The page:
Images of Arlindo Armacollo’s figures went viral after users unearthed video report about their exhibition in church
Tom Phillips in Rio de Janeiro
Arlindo Armacollo’s waxwork of Marylin Monroe. Photograph: museu_izidoroarmacollo/Instagram
The first household name Arlindo Armacollo smothered in beeswax was Mother Teresa. Then came Albert Einstein, Pope John Paul II and a string of global luminaries who the entrepreneur-turned-artist admired.
“It might look simple, but to achieve this richness of detail was hard work,” a local television reporter gushed during a 2015 visit to Armacollo’s waxwork collection in southern Brazil. “The artist wanted to capture the character as well as the soul of each person.”
Whether the septuagenarian sculptor achieved that goal is now a matter of intense international debate, after images of his wax creations went viral on social media – six years after first being displayed in the town of Rolândia.
Footage of Armacollo’s startling figures spread like wildfire last week after internet users unearthed – and ridiculed – the video report about their exhibition in a local church.
The strangely disfigured personalities on show include Nelson Mandela, who has a beefcake’s body, a tiny head and dazzling peroxide hair; Princess Diana, who wears a crazed and terrifying grin; and Marilyn Monroe, who boasts a neck the size of a tree trunk and a seemingly melted face. Nearby, black hairs sprout from unusual corners of Elvis Presley’s shiny wax face.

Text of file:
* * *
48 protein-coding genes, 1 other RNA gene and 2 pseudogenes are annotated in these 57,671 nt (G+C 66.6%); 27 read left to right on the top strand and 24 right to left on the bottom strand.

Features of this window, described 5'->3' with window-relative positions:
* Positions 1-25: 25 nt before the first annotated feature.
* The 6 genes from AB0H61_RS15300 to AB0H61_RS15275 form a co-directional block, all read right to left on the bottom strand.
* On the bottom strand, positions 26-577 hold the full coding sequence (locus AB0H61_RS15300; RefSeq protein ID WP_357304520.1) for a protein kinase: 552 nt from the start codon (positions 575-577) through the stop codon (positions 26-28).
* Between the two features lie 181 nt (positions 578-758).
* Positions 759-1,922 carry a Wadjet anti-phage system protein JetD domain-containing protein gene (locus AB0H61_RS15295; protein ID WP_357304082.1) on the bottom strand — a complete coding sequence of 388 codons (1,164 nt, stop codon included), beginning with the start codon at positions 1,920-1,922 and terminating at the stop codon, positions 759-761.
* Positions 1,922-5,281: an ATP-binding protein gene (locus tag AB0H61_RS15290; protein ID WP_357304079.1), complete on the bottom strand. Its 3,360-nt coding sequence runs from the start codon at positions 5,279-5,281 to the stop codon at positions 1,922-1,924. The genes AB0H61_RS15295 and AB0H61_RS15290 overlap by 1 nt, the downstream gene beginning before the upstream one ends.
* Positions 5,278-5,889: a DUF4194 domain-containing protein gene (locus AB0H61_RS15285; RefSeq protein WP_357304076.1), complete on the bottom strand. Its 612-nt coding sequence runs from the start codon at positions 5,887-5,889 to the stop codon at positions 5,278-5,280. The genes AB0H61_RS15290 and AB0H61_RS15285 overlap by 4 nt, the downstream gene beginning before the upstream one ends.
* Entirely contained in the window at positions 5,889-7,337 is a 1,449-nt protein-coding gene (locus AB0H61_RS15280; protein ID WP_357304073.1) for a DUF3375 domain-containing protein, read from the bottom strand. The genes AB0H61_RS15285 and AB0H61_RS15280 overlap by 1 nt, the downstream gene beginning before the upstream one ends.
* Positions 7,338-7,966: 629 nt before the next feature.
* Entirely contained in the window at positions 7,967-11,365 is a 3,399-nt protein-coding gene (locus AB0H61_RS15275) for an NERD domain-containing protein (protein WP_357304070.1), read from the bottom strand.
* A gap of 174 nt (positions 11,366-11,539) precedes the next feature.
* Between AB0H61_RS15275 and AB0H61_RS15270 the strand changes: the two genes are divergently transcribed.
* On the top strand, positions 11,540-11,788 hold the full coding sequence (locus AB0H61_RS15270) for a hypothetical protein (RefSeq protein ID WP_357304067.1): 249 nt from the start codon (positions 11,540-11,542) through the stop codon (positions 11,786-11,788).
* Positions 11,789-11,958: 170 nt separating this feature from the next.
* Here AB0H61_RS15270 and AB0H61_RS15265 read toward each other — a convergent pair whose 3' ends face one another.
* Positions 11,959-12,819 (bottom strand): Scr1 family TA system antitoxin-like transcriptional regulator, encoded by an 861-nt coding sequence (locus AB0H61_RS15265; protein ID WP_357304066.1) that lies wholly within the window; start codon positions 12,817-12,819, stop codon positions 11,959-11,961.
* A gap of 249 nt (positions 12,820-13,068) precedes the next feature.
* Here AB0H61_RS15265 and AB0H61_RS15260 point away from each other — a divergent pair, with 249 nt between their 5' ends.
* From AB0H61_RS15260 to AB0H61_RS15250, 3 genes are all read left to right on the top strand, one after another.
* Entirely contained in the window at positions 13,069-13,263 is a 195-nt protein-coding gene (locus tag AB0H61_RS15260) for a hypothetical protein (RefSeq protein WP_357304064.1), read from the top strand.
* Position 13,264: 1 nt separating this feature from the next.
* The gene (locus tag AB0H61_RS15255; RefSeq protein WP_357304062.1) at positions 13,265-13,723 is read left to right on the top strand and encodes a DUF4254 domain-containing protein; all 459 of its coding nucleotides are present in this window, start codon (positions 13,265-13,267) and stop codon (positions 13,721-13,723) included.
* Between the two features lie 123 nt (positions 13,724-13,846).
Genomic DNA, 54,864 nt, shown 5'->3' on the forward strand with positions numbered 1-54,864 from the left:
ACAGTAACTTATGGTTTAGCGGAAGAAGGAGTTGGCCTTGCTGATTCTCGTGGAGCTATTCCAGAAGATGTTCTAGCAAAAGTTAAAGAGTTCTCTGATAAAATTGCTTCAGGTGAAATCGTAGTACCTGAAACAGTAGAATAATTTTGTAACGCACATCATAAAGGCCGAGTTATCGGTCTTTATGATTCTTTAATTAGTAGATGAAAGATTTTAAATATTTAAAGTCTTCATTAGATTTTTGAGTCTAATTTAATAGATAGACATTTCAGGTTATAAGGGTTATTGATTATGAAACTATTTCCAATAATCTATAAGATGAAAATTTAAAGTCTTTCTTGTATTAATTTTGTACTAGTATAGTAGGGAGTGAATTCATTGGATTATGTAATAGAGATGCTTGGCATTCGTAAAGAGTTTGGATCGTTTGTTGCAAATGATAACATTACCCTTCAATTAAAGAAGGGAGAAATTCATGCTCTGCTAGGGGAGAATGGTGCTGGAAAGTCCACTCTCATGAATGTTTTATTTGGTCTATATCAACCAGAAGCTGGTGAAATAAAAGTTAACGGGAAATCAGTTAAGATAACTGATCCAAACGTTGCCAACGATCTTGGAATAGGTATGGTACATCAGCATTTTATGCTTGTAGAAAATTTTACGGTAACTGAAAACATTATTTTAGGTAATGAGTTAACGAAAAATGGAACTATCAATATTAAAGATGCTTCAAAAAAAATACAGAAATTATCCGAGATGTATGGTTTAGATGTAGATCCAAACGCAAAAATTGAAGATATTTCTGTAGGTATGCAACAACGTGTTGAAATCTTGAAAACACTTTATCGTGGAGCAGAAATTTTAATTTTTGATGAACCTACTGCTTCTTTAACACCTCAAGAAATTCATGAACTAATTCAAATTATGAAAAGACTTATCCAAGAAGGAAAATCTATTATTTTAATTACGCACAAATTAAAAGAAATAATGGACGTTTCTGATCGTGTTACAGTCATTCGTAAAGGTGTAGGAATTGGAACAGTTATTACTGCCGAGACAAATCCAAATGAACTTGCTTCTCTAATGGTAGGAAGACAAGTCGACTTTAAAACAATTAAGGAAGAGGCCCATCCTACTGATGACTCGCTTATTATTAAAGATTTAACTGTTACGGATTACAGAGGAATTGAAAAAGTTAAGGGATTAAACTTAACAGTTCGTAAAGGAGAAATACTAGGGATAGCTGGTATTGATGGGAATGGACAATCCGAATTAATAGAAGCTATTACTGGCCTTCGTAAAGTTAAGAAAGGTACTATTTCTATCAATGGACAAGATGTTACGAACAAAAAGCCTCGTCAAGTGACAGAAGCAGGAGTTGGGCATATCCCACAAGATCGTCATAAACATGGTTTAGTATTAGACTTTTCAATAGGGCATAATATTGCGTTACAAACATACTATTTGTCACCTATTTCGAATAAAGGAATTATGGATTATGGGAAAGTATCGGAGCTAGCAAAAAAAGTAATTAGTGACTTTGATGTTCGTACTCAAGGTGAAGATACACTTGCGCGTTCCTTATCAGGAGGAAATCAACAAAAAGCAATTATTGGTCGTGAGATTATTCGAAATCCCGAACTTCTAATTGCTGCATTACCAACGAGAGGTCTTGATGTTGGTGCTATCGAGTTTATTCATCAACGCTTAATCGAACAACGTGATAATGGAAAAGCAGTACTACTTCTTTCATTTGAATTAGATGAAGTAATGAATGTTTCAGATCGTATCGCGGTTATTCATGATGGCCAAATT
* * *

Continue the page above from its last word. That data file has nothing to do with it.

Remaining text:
“Brazilian horror story,” gasped one of the numerous Twitter users discombobulated by the models.
Word of the collection – which reminded some of Spain’s jaw-dropping botched restorations – soon spread. Journalists from leading news outlets in Brazil and beyond pursued the previously unknown artist for a reaction to his newfound fame.
“I couldn’t care less [about the criticism],” Armacollo, 77, told the Guardian on Tuesday as he was flooded with interview requests and invitations for television appearances he planned to decline.
“If it was about making money it might bother me whether people appreciated what I was doing or not. But I do the things I do because I enjoy them. I did this for our town. If people like it, come and visit. If they don’t, don’t,” he shrugged. “Why worry?”
Armacollo’s statues, which each involve about 5kg of wax and imported English eyeballs, have moved since their 2015 television debut and are now housed in a nearby museum named after his father. There, Princess Diana has been joined by newer sculptures, including a similarly peculiar portrayal of the Queen.
Until recently the exhibition also featured a statue of the corruption-busting judge Sergio Moro with a distinct resemblance to England defender Harry Maguire. But Armacollo evicted Brazil’s former security minister after he resigned from government and took a high-paid job with a consultancy involved in the judicial recovery of one of the construction giants he once pursued. “It’s all a bit weird, isn’t it?” Armacollo said.
Like many in south Brazil, Armacollo is a supporter of president Jair Bolsonaro, and had considered honouring the right-wing populist with his wax. “But then I thought: ‘I’m going to hold off for a bit to keep an eye on his behaviour.’ For now I’m still behind him and think he’s on the right path – but let’s wait a bit more to see to see if that solidifies.”
The artist scoffed at the idea of celebrating Bolsonaro’s leftwing rival, the former president Luiz Inácio Lula da Silva. “You’re not in favour of him, are you?” he asked this reporter with a mistrustful laugh.
Politics aside, Armacollo hoped “all this commotion” would attract tourists from other cities and abroad. A similar museum in Norfolk achieved cult status as “the world’s worst waxworks”, drawing thousands of visitors with its un-lifelike lifelikes.
Armacollo’s only regret was the reaction of his teenager granddaughter, left distraught by the mocking of her grandfather’s mannequins. “She’s very sensitive. She even cried,” the artist admitted, “but now she’s laughing about it too.”